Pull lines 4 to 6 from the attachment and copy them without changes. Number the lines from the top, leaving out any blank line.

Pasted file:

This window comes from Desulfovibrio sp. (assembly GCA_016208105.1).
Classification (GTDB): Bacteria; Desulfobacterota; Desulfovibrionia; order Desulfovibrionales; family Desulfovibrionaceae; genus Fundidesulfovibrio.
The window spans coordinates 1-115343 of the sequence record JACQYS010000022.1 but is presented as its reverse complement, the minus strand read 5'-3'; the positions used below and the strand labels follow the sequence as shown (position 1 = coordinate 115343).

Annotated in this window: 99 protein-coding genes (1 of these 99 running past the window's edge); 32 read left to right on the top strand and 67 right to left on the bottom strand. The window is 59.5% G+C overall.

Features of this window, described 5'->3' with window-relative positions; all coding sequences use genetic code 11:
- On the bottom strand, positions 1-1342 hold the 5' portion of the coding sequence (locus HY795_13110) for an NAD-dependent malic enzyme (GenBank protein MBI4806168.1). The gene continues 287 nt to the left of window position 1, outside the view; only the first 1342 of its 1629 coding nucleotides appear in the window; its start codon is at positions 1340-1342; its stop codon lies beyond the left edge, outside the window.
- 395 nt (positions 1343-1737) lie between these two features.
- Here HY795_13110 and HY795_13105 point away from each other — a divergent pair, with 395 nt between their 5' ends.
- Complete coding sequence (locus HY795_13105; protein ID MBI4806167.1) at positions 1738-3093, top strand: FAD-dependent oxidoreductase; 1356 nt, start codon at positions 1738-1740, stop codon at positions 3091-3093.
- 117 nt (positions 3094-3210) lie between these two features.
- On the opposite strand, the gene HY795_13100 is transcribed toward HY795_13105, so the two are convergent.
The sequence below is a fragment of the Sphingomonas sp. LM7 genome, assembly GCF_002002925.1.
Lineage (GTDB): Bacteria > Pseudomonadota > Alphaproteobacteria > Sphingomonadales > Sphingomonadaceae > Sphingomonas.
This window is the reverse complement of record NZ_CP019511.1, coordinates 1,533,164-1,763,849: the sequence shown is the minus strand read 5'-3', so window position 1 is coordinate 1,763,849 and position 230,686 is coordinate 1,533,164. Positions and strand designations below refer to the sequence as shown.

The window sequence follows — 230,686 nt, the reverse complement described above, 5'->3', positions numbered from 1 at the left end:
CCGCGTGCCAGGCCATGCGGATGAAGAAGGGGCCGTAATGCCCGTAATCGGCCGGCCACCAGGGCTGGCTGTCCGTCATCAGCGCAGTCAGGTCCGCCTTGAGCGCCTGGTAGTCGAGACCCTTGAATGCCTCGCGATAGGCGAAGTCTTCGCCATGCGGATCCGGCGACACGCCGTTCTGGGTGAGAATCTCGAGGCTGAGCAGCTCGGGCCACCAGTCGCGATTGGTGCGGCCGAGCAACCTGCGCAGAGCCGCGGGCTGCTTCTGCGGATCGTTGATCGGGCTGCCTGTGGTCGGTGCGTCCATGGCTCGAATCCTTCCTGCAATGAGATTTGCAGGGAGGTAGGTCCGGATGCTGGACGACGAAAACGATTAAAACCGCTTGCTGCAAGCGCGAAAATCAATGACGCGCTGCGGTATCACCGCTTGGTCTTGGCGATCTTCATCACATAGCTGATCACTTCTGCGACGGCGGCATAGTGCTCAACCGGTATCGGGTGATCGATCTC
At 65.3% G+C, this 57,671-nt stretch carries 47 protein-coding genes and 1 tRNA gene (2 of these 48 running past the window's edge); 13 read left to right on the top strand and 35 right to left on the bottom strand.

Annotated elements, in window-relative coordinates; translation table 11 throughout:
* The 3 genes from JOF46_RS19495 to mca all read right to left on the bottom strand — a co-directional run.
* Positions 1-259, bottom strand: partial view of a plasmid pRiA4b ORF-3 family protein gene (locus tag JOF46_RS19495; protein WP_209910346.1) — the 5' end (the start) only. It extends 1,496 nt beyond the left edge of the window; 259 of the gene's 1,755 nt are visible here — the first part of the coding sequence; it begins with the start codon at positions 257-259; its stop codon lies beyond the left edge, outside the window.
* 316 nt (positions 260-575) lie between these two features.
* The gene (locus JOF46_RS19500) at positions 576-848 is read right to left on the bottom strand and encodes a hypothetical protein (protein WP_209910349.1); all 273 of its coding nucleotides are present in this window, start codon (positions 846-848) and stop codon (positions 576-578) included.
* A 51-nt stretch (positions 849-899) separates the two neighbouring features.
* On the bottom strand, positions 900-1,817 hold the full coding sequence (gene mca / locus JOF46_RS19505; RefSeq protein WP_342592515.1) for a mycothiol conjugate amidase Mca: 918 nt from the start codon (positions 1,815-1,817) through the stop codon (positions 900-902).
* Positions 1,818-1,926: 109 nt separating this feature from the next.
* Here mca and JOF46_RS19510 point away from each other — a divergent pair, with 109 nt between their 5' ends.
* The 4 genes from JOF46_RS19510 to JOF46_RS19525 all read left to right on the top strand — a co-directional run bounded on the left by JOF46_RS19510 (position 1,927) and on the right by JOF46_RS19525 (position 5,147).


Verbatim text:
Annotated in this window: 99 protein-coding genes (1 of these 99 running past the window's edge); 32 read left to right on the top strand and 67 right to left on the bottom strand. The window is 59.5% G+C overall.

Features of this window, described 5'->3' with window-relative positions; all coding sequences use genetic code 11:
- On the bottom strand, positions 1-1342 hold the 5' portion of the coding sequence (locus HY795_13110) for an NAD-dependent malic enzyme (GenBank protein MBI4806168.1). The gene continues 287 nt to the left of window position 1, outside the view; only the first 1342 of its 1629 coding nucleotides appear in the window; its start codon is at positions 1340-1342; its stop codon lies beyond the left edge, outside the window.